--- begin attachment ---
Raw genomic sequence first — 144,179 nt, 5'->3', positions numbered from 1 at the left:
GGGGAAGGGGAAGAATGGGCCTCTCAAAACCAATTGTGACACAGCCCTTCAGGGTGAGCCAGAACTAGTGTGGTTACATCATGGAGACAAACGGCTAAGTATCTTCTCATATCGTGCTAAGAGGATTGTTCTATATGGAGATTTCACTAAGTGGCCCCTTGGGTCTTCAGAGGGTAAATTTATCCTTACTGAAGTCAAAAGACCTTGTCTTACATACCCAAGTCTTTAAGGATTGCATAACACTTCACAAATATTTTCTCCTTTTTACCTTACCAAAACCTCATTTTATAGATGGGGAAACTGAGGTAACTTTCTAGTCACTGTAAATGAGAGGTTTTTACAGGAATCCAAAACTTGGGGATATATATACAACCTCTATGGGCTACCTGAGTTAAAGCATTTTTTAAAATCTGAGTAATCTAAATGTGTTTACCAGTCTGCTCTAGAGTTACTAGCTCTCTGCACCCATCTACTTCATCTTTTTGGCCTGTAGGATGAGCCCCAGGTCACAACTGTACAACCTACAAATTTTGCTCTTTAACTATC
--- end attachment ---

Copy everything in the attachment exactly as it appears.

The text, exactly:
Raw genomic sequence first — 144,179 nt, 5'->3', positions numbered from 1 at the left:
GGGGAAGGGGAAGAATGGGCCTCTCAAAACCAATTGTGACACAGCCCTTCAGGGTGAGCCAGAACTAGTGTGGTTACATCATGGAGACAAACGGCTAAGTATCTTCTCATATCGTGCTAAGAGGATTGTTCTATATGGAGATTTCACTAAGTGGCCCCTTGGGTCTTCAGAGGGTAAATTTATCCTTACTGAAGTCAAAAGACCTTGTCTTACATACCCAAGTCTTTAAGGATTGCATAACACTTCACAAATATTTTCTCCTTTTTACCTTACCAAAACCTCATTTTATAGATGGGGAAACTGAGGTAACTTTCTAGTCACTGTAAATGAGAGGTTTTTACAGGAATCCAAAACTTGGGGATATATATACAACCTCTATGGGCTACCTGAGTTAAAGCATTTTTTAAAATCTGAGTAATCTAAATGTGTTTACCAGTCTGCTCTAGAGTTACTAGCTCTCTGCACCCATCTACTTCATCTTTTTGGCCTGTAGGATGAGCCCCAGGTCACAACTGTACAACCTACAAATTTTGCTCTTTAACTATC